phil mickelson las vegas callaway

Las Vegas, Nevada (December 16, 2011)–Yes, that was Phil Mickelson parking his Chevy SUV in the Callaway Golf Center parking lot, then walking to his appearance at one of Vegas' most popular golf spots. No press agents, handlers, drivers, or anything. Just friendly Phil, parking next to regular Joe Vegas Golfer. Mickelson was in Las Vegas for a few days, along with some other big time Callaway Tour pros, filming commercials for the new RAZR driver and taking part in the Real Results project. Callaway provided the products; Vegas provided the "Wow Factor". –By Brian Hurlburt.

After walking in the first time, Mickelson went back and re-parked his truck, this time right in front of the Callaway golf shop. He then opened the back of the vehicle, slapped on his golf shoes and hat, and grabbed the magical and adjustable RAZR Fit driver from his bag before walking to one of the Callaway Golf Center practice tees. There waiting for him were Callaway golf gurus, cameras, and fans. They were there to see one of the best to ever play the game.

But the popular Callaway Golf Center was just one of several sites being used by Callaway for the filming of their 2012 advertising campaign. Among the items on the list to do was Mickelson hitting through the fire (click for video) of the Mirage volcano, have Alviro Quiros knock one 350+ yards over the Bellagio Fountains, and some other surprises that will be released next year.

“It's a commercial production for 2012 and whenever you look at sites you want a wow factor and if you can’t get a wow factor in Las Vegas then you’re doing something wrong," said Callaway Vice President of Sports Marketing Nick Raffaele. "With that being said, it's about trying to bring our products to life and trying to resonate the benefit to the consumer. With Callaway, we always feel like we have the best products. We’re at the top of the hot lists; we have the gold medals to prove it. We know we have better products but now how do we bring those to life and accentuate it? We have done that here by knocking a ball over the fountains and through the fire of the volcano. The whole motive is to prove we have the best products and we are going to show that in a big way."

Mickelson, who works with Las Vegas Golf Region resident Butch Harmon, settled in nicely on the Callaway tee, ripping a few drives before getting down to the business of promoting the new RAZR Fit. "The versatility of this driver is what I am really enjoying," said an unscripted Mickelson into the camera. " … the key to golf for me is getting the drivers and fairway woods, and irons to line up together; to have the same miss. So if I'm hitting good drives and then switch to my 5-iron I should hit a good 5-iron. If not, something is off."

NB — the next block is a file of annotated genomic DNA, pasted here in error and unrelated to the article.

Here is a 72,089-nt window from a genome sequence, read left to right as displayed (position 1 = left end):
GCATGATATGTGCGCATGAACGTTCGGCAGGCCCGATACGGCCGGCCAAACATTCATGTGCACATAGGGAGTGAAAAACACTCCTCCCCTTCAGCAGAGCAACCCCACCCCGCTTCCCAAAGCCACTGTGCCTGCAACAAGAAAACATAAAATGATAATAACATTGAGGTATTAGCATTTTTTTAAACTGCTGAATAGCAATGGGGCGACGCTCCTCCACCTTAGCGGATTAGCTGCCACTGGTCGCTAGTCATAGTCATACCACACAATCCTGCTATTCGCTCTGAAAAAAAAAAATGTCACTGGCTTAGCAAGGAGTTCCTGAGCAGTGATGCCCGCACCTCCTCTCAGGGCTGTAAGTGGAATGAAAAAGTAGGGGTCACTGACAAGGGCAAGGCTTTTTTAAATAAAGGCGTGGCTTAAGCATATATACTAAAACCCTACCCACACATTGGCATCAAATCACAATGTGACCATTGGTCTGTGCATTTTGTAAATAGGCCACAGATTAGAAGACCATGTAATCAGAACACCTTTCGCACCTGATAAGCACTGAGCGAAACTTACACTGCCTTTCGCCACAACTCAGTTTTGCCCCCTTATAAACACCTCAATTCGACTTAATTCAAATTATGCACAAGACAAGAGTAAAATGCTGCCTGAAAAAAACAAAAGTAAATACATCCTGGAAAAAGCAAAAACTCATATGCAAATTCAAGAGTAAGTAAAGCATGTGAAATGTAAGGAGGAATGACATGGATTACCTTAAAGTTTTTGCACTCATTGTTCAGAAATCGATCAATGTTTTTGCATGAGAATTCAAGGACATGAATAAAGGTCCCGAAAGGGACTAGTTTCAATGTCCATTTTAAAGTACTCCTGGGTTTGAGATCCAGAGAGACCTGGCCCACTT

While talking, Mickelson, on his own, quickly changed the settings on the new RAZR Fit driver without assistance from any of the tech guys standing by and listening. He made the point about how easy the club settings were to change and that practicing with the club over the last few months has him "excited about playing golf". Mickelson had a favorite club setting prior to the Callaway demonstration, but to the delight of those gathered, he experimented with different settings. After each swing he checked the fitting monitor and discussed how his spin rate and loft angle would change from shot to shot. He also mentioned that he can immediately tell if a club is an ounce off or a setting is different.

"Tied into the commercial shoot is that the players are going through the Real Results program and we are also out with consumers and are fitting them with the adjustable driver and showing them real results before and after," added Raffaele. "We are showing the consumer what we have already done with the Tour players. We want to show the everyday golfer that they can benefit from the same thing that we do for the pros."

Mickelson ended his day at Callaway–Las Vegas' most complete practice center that is located on the Las Vegas Strip and includes a two-tiered driving range and a lighted par 3 course–by signing autographs for everyone gathered. He then took off his golf shoes, threw his club and hat in the back of the truck, and drove himself down the Las Vegas Strip.


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